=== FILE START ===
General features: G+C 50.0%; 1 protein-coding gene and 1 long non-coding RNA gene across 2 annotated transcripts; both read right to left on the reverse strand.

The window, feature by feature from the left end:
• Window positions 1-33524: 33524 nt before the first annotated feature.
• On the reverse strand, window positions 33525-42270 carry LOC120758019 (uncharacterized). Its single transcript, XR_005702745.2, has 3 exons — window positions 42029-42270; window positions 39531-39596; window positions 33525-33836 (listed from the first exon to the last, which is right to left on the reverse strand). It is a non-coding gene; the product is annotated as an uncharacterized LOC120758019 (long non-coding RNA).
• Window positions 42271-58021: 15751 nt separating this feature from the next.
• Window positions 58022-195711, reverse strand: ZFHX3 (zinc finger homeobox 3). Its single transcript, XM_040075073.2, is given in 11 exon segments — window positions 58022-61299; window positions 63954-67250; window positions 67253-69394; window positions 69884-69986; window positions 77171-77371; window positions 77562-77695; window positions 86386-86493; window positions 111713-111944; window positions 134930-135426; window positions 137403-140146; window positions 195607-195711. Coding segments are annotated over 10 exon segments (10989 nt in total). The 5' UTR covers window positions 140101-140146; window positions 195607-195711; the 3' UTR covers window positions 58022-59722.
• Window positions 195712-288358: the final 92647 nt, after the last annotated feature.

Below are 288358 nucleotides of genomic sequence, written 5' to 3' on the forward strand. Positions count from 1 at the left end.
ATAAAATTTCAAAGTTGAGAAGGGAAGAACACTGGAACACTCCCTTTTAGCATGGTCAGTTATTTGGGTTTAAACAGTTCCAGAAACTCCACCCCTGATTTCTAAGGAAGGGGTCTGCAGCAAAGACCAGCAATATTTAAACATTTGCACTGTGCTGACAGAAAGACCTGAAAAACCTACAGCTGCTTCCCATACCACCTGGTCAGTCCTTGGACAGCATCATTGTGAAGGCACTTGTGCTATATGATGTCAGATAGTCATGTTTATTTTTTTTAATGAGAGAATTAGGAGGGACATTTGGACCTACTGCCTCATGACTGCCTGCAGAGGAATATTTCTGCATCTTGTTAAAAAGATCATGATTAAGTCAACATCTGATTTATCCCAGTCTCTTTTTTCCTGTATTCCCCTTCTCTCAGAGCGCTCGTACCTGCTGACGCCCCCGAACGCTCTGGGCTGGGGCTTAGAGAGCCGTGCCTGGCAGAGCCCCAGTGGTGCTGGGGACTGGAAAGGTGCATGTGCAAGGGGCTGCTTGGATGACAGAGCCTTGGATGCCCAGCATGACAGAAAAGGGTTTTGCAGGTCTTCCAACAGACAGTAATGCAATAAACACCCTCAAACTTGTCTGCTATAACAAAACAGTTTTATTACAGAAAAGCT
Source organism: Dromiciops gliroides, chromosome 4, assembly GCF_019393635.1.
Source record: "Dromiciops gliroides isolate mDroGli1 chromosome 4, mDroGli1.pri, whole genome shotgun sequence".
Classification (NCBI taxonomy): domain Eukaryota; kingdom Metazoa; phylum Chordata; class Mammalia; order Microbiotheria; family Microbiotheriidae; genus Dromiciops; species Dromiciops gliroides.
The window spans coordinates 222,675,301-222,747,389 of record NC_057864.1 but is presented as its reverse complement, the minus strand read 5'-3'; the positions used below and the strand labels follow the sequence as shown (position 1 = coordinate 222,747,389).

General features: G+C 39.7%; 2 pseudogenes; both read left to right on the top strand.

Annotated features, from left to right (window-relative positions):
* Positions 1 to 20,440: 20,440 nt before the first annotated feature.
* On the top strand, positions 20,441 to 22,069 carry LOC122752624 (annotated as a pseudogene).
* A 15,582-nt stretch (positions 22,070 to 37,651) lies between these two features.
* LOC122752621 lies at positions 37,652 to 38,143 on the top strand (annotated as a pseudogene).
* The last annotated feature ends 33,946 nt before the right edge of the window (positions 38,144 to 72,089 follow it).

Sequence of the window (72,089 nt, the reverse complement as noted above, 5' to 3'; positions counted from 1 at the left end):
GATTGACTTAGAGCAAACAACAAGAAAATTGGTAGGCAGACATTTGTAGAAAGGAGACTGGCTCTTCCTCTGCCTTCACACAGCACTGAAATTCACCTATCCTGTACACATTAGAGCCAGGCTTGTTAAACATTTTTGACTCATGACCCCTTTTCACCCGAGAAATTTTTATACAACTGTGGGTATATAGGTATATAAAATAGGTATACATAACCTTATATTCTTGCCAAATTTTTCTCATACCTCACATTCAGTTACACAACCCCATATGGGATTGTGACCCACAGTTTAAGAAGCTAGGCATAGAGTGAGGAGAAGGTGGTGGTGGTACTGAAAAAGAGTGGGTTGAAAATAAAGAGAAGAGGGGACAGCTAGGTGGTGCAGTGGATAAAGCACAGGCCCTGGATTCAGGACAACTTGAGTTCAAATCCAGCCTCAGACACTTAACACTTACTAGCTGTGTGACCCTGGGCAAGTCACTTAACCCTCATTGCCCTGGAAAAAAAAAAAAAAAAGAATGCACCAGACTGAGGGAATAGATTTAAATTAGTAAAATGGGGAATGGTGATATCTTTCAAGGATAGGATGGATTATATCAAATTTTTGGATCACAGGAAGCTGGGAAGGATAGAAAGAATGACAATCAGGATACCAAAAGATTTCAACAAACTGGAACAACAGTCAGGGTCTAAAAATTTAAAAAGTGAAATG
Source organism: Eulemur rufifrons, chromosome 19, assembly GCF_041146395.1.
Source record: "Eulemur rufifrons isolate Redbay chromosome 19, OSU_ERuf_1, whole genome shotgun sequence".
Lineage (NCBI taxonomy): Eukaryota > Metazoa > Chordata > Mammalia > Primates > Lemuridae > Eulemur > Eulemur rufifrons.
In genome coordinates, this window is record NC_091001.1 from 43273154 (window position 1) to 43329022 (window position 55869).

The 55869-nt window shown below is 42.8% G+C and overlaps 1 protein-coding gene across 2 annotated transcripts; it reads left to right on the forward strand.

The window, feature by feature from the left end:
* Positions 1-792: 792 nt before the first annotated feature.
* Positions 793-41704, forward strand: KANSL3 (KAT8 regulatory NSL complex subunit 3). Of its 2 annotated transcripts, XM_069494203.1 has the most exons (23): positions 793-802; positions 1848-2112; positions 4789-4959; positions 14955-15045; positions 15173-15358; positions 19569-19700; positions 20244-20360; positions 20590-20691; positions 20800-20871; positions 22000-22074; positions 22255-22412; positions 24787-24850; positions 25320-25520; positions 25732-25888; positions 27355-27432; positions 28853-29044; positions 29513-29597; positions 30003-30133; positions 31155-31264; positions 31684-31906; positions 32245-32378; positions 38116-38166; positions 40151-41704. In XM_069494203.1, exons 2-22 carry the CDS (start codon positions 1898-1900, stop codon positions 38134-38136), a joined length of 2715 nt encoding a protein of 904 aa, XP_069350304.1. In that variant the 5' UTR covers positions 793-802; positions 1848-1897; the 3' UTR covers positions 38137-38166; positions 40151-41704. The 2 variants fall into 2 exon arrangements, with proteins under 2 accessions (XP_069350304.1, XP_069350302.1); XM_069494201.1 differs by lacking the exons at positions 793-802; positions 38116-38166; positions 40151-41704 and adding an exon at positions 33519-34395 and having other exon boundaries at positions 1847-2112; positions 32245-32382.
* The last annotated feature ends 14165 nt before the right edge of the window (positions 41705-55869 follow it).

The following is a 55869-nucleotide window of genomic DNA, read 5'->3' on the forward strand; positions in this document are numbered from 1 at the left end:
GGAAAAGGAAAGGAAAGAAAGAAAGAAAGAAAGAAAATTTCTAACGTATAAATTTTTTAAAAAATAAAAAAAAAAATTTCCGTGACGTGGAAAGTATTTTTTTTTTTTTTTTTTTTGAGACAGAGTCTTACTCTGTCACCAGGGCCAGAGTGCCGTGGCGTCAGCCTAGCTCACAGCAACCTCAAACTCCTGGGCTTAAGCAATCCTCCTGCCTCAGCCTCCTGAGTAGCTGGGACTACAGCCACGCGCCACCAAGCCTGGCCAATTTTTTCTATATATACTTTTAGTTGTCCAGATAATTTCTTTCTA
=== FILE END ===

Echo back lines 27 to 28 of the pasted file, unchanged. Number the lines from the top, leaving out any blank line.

The 55869-nt window shown below is 42.8% G+C and overlaps 1 protein-coding gene across 2 annotated transcripts; it reads left to right on the forward strand.

The window, feature by feature from the left end: